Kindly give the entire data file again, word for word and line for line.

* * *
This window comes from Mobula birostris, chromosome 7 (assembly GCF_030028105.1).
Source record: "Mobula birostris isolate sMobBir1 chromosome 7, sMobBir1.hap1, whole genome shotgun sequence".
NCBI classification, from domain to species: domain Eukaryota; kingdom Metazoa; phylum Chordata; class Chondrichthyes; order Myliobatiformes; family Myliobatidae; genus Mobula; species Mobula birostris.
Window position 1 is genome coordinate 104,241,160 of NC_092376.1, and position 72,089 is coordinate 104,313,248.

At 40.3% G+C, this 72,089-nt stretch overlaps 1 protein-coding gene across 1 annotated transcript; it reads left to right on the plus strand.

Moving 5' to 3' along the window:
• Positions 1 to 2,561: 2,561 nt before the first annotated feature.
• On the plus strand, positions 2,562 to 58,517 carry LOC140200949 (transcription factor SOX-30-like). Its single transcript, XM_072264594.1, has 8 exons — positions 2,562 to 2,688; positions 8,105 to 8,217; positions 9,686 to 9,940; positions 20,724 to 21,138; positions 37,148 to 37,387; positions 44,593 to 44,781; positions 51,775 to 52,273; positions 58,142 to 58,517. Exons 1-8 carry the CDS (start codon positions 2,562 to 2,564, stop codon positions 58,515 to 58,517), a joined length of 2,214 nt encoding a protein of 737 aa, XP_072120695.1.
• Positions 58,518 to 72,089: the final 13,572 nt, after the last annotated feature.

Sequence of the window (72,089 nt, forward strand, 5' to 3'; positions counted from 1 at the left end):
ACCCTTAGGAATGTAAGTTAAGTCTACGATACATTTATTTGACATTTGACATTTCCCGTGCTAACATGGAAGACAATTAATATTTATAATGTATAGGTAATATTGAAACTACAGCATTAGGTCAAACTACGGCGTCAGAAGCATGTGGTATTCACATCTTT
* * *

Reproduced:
This window comes from Mobula birostris, chromosome 7 (assembly GCF_030028105.1).
Source record: "Mobula birostris isolate sMobBir1 chromosome 7, sMobBir1.hap1, whole genome shotgun sequence".
NCBI classification, from domain to species: domain Eukaryota; kingdom Metazoa; phylum Chordata; class Chondrichthyes; order Myliobatiformes; family Myliobatidae; genus Mobula; species Mobula birostris.
Window position 1 is genome coordinate 104,241,160 of NC_092376.1, and position 72,089 is coordinate 104,313,248.

At 40.3% G+C, this 72,089-nt stretch overlaps 1 protein-coding gene across 1 annotated transcript; it reads left to right on the plus strand.

Moving 5' to 3' along the window:
• Positions 1 to 2,561: 2,561 nt before the first annotated feature.
• On the plus strand, positions 2,562 to 58,517 carry LOC140200949 (transcription factor SOX-30-like). Its single transcript, XM_072264594.1, has 8 exons — positions 2,562 to 2,688; positions 8,105 to 8,217; positions 9,686 to 9,940; positions 20,724 to 21,138; positions 37,148 to 37,387; positions 44,593 to 44,781; positions 51,775 to 52,273; positions 58,142 to 58,517. Exons 1-8 carry the CDS (start codon positions 2,562 to 2,564, stop codon positions 58,515 to 58,517), a joined length of 2,214 nt encoding a protein of 737 aa, XP_072120695.1.
• Positions 58,518 to 72,089: the final 13,572 nt, after the last annotated feature.

Sequence of the window (72,089 nt, forward strand, 5' to 3'; positions counted from 1 at the left end):
ACCCTTAGGAATGTAAGTTAAGTCTACGATACATTTATTTGACATTTGACATTTCCCGTGCTAACATGGAAGACAATTAATATTTATAATGTATAGGTAATATTGAAACTACAGCATTAGGTCAAACTACGGCGTCAGAAGCATGTGGTATTCACATCTTT